It seems to me that a compression cutter remains the best choice for the job based on your requirements. It's the only one that's going to give you the best edge on both top and bottom. A down-spiral will provide an excellent top surface, but not so when you break through the bottom. The compression bit is up-spiral on the bottom and down-spiral on the rest. The compression bit will also be less prone to burning at the bottom than a pure down-spiral will be. Down-spirals bring greater risk of ignition.

    My understanding is that it's best to dedicate the cutter(s) to the MDF, however, because of the nature of the material and what it does to tooling edges.
    Yeah, we do relegate cutters to MDF as they will never perform well in solids or ply once they have come in contact with the devil spawn. One issue we have with compression's, and why I was trying to avoid them, is they can very quickly tend to form an ever so slight ridge in the cut where the up/down shear meet. Its super small and is never an issue in ply or material that is going to be edge banded. But when your running MDF that is going to be edge finished that slight ridge is a nuisance if it has to be dealt with (which is impossible in intricate profiles). This was what was behind my considering a single shear or straight profile.

    The ignition issue in the bottom of the cut doesnt bother me as we never leave the parts sitting or the DC full after working with the evilest of materials. If it wants to combust outside so be it.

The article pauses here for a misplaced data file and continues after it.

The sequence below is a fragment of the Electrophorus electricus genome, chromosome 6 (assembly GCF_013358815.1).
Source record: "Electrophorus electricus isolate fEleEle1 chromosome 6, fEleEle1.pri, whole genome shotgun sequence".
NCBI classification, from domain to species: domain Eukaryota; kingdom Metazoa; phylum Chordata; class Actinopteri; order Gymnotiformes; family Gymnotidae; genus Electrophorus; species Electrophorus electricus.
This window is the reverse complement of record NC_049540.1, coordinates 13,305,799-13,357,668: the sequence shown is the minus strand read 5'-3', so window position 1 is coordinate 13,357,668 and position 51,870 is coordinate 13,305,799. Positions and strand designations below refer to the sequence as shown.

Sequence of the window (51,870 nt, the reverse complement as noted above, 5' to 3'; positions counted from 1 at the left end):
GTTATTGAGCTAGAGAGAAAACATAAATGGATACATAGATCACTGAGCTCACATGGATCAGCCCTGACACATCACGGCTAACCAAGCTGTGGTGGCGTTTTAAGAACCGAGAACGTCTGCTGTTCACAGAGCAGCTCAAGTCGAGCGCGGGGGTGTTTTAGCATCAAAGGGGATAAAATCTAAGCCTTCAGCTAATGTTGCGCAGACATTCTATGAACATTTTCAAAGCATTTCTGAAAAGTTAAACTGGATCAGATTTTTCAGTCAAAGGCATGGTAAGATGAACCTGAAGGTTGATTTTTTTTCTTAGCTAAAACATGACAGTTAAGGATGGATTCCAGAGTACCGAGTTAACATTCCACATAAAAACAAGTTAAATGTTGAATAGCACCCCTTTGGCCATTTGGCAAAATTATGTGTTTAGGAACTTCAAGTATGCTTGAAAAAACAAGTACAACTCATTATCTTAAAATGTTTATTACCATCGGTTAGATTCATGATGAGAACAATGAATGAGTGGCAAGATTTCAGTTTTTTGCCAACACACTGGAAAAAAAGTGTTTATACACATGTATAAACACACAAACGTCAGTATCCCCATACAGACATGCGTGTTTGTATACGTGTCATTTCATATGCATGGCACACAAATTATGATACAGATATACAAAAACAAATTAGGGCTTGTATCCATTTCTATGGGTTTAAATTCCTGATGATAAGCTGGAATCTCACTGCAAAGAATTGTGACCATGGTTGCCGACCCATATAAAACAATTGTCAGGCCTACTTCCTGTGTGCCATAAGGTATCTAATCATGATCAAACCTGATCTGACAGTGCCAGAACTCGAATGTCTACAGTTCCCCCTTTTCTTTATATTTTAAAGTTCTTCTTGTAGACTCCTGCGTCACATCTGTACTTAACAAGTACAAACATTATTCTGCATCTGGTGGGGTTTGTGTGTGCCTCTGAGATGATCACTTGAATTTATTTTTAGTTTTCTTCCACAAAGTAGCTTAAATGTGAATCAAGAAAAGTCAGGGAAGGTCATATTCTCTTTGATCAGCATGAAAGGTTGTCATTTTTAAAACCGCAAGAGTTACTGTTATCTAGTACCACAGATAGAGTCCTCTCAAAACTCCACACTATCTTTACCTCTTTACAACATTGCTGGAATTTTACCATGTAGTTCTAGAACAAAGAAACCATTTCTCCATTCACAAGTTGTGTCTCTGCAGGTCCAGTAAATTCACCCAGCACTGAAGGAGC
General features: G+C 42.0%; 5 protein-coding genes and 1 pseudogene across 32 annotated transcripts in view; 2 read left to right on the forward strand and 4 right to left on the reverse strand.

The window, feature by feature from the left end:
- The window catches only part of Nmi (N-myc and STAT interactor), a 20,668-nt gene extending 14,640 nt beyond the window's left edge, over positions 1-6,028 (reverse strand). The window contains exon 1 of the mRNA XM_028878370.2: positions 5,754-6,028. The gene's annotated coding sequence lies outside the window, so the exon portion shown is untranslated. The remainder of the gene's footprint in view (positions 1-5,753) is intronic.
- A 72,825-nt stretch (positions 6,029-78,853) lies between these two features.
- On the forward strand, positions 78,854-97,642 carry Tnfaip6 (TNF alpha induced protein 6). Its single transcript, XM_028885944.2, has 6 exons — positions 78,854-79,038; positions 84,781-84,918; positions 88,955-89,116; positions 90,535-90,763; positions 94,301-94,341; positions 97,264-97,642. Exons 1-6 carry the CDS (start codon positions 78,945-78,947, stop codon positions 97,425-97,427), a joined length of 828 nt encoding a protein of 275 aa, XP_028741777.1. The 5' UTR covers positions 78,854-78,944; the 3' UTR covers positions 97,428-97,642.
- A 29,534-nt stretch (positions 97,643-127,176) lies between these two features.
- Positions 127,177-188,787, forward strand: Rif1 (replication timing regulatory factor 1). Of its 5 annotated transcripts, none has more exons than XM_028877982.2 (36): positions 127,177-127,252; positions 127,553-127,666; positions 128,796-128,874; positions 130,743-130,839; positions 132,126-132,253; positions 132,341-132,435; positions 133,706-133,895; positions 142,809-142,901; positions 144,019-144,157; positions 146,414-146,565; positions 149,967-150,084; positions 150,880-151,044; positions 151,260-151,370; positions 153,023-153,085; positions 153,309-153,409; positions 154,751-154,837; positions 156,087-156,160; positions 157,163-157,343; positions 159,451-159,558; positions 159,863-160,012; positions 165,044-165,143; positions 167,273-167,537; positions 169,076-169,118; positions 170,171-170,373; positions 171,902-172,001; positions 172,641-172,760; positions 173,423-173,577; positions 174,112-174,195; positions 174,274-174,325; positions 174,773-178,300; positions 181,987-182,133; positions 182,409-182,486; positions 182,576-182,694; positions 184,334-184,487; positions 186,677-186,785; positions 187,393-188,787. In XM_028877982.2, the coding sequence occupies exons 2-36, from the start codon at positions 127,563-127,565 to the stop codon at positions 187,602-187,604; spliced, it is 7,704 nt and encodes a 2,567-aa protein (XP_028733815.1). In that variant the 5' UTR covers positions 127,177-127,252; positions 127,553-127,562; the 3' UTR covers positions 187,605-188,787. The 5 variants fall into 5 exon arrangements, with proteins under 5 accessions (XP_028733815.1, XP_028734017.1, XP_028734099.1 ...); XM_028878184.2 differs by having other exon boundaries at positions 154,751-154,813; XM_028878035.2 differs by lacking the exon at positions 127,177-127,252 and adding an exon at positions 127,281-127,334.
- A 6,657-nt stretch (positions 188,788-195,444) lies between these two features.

Thanks Jim.
    Sometimes I just want to look at pretty pictures,... Thats when I go to the Turners Forum

  4. #4
    Can you use a continuous air blast at moderate pressure pointed at the bottom of the bit to clear the channel as it is cut? Just a copper line will likely do the trick unless you already have piping in place for that purpose. If it can be very close to the bit and pointed down at the channel at sufficient pressure to clear the channel and yet stay inside the dust shoe then that will likely do the trick for whichever bit you choose.

    David
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  5. #5
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    How about running a downcut bit on the top surface and coming back with a upcut for the majority of the thickness? You might have to run the second bit a couple thousandths in from the first to avoid a step, but I am guessing that would not fuzz up the top surface too badly. Otherwise a compression bit and whatever cleanup is necessary. Could you run the compression bit again at a different height to eliminate the ridge?

  6. #6
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    I've always cut MDF with compression spirals. I've had hundreds of customers over the years do all their MDF cutting for edge banded pieces with compression cutters. I don't remember anyone having an issue the edge quality (that was bit related, anyway).